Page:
We have heard some conflicting reports recently about just how likely it is that a Derek Jeter and Jeb Bush-led investment group will complete a purchase of the Marlins, but the latest signs point toward a deal. Most notably, the funding for the buyer’s group is now all lined up, according to Daniel Kaplan of the Sports Business Journal (via Twitter).
If the financials are indeed in order, that would represent quite a significant step. Last we heard, Jeter and Bush were looking for additional investors to join their team, but it seems that’ll no longer be an issue. Citibank is advising the would-be owners, Kaplan notes, and presumably will be involved in any financing that’s needed.
There’s also an important note on the reported $1.3B purchase price, which seems more accurately described as a valuation for purposes of the deal. Per Kaplan, that’ll be offset by the organization’s current debt and anticipated operating losses. Joel Sherman of the New York Post had previously noted that possibility while breaking down the significant numbers involved.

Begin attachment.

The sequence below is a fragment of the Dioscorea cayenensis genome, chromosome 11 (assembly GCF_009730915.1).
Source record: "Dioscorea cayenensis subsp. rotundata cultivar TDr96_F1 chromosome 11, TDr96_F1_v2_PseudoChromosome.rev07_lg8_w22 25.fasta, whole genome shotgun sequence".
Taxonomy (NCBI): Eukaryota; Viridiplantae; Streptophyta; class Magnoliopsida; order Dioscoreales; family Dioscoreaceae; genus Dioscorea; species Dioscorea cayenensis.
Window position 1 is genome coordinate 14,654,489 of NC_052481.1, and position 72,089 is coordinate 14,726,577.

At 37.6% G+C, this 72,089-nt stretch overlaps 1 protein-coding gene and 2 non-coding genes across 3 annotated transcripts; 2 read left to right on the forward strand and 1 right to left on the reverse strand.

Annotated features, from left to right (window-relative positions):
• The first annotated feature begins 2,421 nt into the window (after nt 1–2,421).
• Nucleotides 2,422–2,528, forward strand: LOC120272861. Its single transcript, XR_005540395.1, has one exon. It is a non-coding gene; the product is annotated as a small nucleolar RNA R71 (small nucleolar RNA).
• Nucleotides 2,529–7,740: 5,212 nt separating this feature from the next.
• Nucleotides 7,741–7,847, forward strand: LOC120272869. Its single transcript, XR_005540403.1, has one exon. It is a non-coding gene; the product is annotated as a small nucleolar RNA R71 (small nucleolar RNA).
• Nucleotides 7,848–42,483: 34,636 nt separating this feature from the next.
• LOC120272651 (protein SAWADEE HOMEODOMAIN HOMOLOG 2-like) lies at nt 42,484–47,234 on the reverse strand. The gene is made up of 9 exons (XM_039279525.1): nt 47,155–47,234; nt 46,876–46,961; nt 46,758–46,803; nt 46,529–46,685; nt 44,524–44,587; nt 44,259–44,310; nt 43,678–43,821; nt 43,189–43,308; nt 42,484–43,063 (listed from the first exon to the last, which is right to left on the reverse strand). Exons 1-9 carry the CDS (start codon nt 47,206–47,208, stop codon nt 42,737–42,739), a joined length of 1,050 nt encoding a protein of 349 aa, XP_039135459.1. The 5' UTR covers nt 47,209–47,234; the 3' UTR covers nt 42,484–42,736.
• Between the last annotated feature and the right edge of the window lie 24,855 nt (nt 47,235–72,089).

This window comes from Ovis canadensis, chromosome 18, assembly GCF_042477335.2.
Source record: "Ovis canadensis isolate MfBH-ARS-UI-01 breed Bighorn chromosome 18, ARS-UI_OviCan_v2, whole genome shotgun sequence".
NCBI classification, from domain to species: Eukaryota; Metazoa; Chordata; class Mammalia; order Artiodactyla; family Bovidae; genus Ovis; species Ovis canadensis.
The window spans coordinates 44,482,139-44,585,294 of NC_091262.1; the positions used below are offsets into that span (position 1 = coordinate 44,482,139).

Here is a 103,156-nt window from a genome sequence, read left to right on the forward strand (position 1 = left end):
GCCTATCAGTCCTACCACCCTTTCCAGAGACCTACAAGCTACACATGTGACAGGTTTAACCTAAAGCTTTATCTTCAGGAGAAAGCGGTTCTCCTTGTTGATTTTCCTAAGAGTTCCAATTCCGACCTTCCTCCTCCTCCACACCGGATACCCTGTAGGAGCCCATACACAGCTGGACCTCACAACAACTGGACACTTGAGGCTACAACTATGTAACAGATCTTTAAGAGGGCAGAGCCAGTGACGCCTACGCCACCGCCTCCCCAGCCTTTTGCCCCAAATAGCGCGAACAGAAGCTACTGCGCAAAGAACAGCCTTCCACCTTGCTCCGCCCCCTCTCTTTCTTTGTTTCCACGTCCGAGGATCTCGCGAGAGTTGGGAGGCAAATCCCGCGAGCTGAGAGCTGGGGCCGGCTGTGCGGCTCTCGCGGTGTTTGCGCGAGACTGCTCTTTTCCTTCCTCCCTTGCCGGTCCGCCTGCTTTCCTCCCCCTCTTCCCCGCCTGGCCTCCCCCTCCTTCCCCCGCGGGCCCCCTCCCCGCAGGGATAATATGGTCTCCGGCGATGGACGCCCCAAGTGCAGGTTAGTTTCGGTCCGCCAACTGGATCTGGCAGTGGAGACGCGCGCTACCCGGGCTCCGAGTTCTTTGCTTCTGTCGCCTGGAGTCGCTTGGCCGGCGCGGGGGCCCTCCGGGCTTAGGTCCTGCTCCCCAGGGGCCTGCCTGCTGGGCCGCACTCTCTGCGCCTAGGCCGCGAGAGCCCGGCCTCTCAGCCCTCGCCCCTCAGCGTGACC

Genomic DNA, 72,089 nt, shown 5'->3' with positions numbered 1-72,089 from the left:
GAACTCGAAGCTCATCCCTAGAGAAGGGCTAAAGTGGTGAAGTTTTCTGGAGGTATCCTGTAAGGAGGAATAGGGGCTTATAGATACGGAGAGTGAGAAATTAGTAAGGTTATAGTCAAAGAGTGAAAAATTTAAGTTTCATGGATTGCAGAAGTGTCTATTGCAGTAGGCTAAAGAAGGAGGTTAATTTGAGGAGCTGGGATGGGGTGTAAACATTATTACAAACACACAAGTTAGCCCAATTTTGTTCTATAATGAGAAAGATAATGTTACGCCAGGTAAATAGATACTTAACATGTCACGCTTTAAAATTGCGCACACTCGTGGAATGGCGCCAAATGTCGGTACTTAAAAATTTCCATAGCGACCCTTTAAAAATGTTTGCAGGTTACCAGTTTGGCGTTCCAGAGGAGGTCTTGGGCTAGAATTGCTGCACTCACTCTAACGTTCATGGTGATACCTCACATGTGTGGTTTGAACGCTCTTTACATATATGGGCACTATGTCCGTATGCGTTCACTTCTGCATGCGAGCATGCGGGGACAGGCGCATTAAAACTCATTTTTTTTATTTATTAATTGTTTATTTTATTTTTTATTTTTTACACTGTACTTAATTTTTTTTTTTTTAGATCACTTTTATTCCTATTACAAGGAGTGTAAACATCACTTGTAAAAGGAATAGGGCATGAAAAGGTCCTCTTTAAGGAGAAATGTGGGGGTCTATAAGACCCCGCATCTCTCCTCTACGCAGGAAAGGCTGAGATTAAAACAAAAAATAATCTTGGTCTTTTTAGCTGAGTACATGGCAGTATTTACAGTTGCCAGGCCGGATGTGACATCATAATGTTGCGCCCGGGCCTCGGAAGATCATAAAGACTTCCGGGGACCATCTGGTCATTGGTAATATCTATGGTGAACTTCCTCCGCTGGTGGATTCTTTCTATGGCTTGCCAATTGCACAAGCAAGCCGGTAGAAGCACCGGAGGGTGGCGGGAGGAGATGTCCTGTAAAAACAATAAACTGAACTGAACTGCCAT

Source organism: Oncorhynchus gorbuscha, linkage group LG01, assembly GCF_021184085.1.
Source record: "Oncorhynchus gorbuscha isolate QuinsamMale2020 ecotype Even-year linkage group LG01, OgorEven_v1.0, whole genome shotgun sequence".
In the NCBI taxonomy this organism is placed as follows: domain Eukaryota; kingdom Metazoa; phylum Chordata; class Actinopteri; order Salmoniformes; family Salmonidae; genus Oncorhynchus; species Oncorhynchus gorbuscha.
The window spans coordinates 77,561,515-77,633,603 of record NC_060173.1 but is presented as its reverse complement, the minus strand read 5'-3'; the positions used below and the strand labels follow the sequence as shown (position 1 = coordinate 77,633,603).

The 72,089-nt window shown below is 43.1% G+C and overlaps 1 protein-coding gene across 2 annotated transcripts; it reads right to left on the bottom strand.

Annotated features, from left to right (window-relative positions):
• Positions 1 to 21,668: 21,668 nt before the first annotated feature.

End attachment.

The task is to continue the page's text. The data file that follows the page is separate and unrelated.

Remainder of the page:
Such adjustments will also take a bite out of the share of the sale proceeds that Miami and Miami-Dade County could stand to earn, as Douglas Hanks of the Miami Herald writes. So long as the deal closes by April of next year, five percent of the profits would be sent over to those municipalities — a clause in the deal in which the Marlins obtained massive public financial support for the construction of Marlins Park. But debt, closing costs, and taxes will all first be deducted, and the sale price will also be offset by the agreement’s valuation of the organization (per Hanks, that figures to stand at around $500MM). In other words, while it could still be a significant amount, there are some limits to how much the taxpayers can recoup.
Bush, meanwhile, had some very notable comments of his own, as Tim Healey of the Sun-Sentinel reports. Speaking for the first time, the former Florida governor — who’d be the official control person of the organization — discussed the groups vision. Most interestingly, perhaps, he suggested that Jeter might actually take over the baseball operations department, though certainly the details of just how that would work remain to be seen. Generally, he expressed an interest in “patiently” building a roster — no word yet on what that might mean at the outset of a new ownership — while pushing to take advantage of the Miami organization’s proximity to Latin America.